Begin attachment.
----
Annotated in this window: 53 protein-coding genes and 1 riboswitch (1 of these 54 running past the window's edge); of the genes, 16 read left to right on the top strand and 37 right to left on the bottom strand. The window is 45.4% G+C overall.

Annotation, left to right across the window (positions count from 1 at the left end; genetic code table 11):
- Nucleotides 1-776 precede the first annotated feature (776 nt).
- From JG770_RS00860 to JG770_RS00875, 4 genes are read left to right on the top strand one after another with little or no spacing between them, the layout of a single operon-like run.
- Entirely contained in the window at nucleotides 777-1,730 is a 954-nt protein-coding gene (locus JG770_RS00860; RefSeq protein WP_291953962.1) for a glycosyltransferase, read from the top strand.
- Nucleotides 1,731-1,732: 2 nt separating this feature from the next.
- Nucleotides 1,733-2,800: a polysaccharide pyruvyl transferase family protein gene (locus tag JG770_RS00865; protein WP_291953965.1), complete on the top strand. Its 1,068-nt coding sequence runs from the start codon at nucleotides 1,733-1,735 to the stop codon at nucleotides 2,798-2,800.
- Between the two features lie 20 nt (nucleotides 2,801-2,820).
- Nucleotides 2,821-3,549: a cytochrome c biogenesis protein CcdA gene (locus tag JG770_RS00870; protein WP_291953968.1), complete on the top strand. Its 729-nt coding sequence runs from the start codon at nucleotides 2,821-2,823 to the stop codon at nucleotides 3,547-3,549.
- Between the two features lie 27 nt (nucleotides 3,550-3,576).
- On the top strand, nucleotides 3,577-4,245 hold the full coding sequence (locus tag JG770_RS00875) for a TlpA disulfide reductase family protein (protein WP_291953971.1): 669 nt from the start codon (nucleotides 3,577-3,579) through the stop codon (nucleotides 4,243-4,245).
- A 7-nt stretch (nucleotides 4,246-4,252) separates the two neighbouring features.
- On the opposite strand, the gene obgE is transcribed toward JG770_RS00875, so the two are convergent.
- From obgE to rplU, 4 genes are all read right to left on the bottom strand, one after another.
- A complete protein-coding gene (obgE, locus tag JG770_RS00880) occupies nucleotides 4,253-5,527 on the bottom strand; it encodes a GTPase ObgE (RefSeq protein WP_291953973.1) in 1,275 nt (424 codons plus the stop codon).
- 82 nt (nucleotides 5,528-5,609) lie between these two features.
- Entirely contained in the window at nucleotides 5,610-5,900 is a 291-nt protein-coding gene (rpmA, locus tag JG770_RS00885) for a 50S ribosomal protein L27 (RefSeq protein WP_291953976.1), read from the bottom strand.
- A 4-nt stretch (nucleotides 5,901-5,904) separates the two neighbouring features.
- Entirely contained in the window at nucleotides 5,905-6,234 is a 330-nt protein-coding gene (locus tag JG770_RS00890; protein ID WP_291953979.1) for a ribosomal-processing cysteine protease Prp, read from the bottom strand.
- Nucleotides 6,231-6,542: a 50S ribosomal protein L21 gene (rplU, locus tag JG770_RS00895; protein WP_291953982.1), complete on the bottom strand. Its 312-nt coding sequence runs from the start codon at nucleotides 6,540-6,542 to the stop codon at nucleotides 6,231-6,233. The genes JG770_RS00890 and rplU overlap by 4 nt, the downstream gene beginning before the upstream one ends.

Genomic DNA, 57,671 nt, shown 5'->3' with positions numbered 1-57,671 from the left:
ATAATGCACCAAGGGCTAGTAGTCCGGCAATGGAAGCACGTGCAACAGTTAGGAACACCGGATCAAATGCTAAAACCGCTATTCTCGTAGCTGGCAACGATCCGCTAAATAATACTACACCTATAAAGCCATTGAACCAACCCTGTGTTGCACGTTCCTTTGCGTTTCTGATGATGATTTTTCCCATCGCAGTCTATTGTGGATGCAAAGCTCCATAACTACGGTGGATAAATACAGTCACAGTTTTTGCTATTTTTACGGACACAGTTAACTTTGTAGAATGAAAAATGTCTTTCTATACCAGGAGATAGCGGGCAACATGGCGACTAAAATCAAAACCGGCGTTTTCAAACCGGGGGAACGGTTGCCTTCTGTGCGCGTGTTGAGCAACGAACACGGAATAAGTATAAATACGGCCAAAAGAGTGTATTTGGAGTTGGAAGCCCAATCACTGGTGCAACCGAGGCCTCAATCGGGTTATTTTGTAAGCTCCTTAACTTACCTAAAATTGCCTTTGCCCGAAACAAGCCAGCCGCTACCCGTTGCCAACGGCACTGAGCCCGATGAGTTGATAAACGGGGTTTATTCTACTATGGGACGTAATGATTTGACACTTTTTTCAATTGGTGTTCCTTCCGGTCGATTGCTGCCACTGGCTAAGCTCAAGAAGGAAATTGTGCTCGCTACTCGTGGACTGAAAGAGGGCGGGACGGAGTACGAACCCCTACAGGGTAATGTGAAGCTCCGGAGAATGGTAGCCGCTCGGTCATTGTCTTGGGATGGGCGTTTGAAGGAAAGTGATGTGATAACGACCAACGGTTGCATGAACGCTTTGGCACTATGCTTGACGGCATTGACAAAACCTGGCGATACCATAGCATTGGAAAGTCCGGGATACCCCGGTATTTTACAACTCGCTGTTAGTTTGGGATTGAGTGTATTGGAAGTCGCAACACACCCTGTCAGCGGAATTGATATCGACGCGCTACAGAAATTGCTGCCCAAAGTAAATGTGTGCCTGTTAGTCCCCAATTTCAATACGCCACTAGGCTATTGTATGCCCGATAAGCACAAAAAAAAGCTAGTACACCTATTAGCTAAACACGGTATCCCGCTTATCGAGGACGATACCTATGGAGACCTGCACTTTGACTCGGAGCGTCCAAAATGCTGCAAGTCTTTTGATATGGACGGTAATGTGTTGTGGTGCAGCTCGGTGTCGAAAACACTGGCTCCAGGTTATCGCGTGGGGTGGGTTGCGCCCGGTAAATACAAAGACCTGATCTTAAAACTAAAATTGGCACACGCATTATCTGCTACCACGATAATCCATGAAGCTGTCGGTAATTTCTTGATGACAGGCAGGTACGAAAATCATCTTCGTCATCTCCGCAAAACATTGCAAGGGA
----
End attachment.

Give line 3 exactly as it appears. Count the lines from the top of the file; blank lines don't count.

- Nucleotides 1-776 precede the first annotated feature (776 nt).